The Sangh Parivar has been successful on this Hindu siege mentality and has managed to build a Hindu vote bank and has also marginalize Indian Muslims in Indian Politics. The India of today, with Modi and Amit Shah at the helm are regarded as the safeguards of a Hindu Rashtra and brought up on the lines of superiority, do believe in all these ideological propositions, but the language of expression is being made more polished so that the poison of Hindutva is coated with honey and administered with ease.

Hindutva fascists are trying and to a large extent seem to be succeeding in achieving their goal of a society with no Organisation except their own, no space for dissent or struggle, and no possibility of democracy. Their control was far deeper than a mere police state, for it rests to a significant degree on the cooperation and support extended by large sections of the people to the Hindutva. However, for the minorities and detractors, these fascists use harshest methods to gag their voices. The suppression of Delhi protests and ruthless killing of 54 Muslims provides enough empirical evidence to this tendency.

The Sangh targets particular segments for its recruitment – educated youth and those who are already, to a degree, politicized but who are not yet firmly part of any organization. In some cases, as said earlier, dissatisfied second rung leaders of mass organizations have wound up in the Sangh Parivar?

The Sangh Parivar’s standard response to any criticism is that their opponents are “AntiHindu, Anti-National and Anti-Democracy” when it suits them. Critics often unwittingly make it easier for them to make this criticism by not focusing opposition on the Sangh’s propaganda and trying to counter the myths they spread against Muslims and Christians. This is of course absolutely necessary, but it is not enough, for the expansion of the Sangh is not due to their propaganda alone.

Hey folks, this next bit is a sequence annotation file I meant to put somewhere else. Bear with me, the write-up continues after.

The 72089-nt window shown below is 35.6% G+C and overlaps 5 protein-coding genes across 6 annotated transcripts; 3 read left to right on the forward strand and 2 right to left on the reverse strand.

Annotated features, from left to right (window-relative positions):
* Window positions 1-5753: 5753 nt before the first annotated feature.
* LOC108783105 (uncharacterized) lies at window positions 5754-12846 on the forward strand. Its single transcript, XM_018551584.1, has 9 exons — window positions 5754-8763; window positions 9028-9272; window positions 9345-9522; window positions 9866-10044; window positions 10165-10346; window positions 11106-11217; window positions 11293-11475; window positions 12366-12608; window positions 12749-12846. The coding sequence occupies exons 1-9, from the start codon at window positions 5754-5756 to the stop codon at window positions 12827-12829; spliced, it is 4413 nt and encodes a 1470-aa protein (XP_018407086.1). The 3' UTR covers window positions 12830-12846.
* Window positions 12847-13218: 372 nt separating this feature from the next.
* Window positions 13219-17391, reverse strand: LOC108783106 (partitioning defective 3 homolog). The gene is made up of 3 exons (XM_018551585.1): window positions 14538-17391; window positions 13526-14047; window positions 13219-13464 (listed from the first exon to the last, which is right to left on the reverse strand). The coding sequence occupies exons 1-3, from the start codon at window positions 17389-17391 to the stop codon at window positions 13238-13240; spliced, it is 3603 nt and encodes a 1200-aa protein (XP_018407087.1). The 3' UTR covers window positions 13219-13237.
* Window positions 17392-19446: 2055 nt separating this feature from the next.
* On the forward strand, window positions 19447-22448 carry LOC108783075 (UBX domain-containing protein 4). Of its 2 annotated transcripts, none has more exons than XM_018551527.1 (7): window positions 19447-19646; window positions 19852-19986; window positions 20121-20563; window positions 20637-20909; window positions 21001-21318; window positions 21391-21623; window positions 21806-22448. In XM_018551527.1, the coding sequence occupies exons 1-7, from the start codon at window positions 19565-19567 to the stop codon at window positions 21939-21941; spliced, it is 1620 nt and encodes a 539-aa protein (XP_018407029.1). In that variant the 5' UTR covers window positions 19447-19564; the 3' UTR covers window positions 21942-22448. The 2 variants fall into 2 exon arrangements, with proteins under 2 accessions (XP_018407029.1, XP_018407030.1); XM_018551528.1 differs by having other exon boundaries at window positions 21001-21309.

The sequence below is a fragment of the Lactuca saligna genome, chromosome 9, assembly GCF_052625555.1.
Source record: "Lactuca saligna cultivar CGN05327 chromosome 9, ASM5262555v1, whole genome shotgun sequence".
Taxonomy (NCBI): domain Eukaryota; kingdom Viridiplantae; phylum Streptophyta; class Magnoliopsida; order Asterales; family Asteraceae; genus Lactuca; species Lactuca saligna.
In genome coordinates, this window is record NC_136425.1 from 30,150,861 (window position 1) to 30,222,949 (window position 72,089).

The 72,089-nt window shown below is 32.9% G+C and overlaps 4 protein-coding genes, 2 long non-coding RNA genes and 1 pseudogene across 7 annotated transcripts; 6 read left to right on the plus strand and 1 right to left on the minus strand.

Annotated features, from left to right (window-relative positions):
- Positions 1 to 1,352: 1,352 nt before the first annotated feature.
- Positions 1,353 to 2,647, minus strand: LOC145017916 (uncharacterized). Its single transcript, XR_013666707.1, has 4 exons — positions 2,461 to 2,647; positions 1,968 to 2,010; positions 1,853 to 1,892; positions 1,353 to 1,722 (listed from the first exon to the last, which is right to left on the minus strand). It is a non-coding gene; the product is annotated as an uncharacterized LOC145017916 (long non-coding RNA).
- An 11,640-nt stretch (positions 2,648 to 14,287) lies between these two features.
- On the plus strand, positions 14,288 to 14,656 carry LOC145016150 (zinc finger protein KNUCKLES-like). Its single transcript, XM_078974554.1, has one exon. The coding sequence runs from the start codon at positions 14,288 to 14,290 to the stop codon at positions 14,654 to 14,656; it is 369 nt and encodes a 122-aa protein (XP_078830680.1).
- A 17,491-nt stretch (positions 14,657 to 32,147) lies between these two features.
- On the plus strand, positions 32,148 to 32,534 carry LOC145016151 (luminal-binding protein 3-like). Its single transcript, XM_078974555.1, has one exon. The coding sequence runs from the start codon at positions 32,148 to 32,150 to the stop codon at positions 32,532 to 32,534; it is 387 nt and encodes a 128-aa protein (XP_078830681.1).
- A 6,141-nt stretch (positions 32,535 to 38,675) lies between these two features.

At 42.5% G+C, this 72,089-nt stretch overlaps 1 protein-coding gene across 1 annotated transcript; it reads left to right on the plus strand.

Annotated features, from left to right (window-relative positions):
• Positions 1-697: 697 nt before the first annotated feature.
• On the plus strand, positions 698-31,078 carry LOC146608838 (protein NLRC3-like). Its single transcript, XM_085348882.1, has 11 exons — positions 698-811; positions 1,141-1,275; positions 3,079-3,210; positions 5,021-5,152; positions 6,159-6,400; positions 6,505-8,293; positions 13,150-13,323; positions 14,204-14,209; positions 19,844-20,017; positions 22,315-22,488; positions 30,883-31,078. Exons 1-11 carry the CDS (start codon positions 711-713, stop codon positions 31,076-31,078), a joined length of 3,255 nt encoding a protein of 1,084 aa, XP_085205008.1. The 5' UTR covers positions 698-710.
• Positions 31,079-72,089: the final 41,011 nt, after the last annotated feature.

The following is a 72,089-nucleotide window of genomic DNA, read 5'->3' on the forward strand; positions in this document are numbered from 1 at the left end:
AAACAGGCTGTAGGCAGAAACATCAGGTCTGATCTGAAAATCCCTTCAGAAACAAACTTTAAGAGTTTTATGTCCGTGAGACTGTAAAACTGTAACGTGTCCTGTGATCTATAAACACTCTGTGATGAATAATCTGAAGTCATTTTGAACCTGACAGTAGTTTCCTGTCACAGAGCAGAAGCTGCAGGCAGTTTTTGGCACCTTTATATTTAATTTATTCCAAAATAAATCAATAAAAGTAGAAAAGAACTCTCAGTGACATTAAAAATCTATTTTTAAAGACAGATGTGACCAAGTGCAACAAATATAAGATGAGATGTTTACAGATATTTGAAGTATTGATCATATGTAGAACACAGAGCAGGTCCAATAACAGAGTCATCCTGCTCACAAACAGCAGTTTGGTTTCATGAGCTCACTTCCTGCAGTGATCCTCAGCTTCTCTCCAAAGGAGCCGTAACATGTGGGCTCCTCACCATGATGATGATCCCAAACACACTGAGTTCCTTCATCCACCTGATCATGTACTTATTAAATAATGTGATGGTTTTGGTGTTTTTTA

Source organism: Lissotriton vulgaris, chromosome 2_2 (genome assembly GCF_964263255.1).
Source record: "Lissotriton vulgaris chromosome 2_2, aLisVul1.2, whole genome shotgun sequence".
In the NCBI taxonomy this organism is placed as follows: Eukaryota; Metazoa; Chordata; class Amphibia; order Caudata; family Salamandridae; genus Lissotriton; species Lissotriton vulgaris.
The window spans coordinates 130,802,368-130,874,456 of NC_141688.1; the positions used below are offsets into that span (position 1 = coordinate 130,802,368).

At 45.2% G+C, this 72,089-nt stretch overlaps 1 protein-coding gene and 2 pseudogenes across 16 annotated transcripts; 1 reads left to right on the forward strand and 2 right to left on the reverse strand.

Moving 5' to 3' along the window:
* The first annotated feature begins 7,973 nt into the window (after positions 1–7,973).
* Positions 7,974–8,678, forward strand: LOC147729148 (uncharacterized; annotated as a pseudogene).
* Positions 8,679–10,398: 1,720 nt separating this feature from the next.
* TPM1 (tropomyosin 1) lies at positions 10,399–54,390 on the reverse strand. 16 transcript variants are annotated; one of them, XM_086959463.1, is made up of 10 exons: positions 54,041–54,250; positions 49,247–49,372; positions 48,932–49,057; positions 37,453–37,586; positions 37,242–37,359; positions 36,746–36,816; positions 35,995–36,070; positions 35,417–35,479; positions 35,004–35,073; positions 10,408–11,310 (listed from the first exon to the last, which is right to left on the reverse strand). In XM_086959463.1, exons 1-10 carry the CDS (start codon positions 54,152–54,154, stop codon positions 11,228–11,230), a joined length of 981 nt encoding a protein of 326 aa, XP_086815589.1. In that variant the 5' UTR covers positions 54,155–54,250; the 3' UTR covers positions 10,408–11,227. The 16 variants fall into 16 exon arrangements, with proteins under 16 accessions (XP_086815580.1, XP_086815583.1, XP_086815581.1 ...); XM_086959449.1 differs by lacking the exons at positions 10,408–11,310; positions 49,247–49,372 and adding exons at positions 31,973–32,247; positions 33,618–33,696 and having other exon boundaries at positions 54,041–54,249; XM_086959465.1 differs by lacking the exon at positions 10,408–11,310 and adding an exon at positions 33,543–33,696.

The organisational structure and political tactics of the Sangh and the fascists are almost identical, in addition to the strong similarity between fascist genocides and the Sangh’s use of mass killing. Historians have also pointed out that RSS leaders visited fascist Germany and were greatly inspired by what they saw; Golwalkar’s admiration for Hitler is well known. It is for this reason that many use the term “fascist” to describe the Sangh and its activities, drawing an explicit parallel between the RSS and the Nazis in particular.

The danger of the Sangh Parivar is not that it will achieve an impossible victory, but rather the enormous destruction it will create in the process of trying. Before the Sangh reaches the point of internal collapse, it will have generated a politics and a climate that is so opposed to democratic politics that peoples’ movements, social justice struggles and progressive forces will be repressed or destroyed. No doubt resistance will arise again, but in the interim the defeat that would have been suffered will set back struggles for justice by many years. This is the function of extreme reactionary political projects; and if this much is done, the Sangh would have achieved its historical function for capital, whatever it may actually believe its goal to be. If not preempted in time, Sangh’s fascist approach is going to take away the sense of belonging amongst the minorities, especially Muslims, which would be the beginning of the unraveling of India.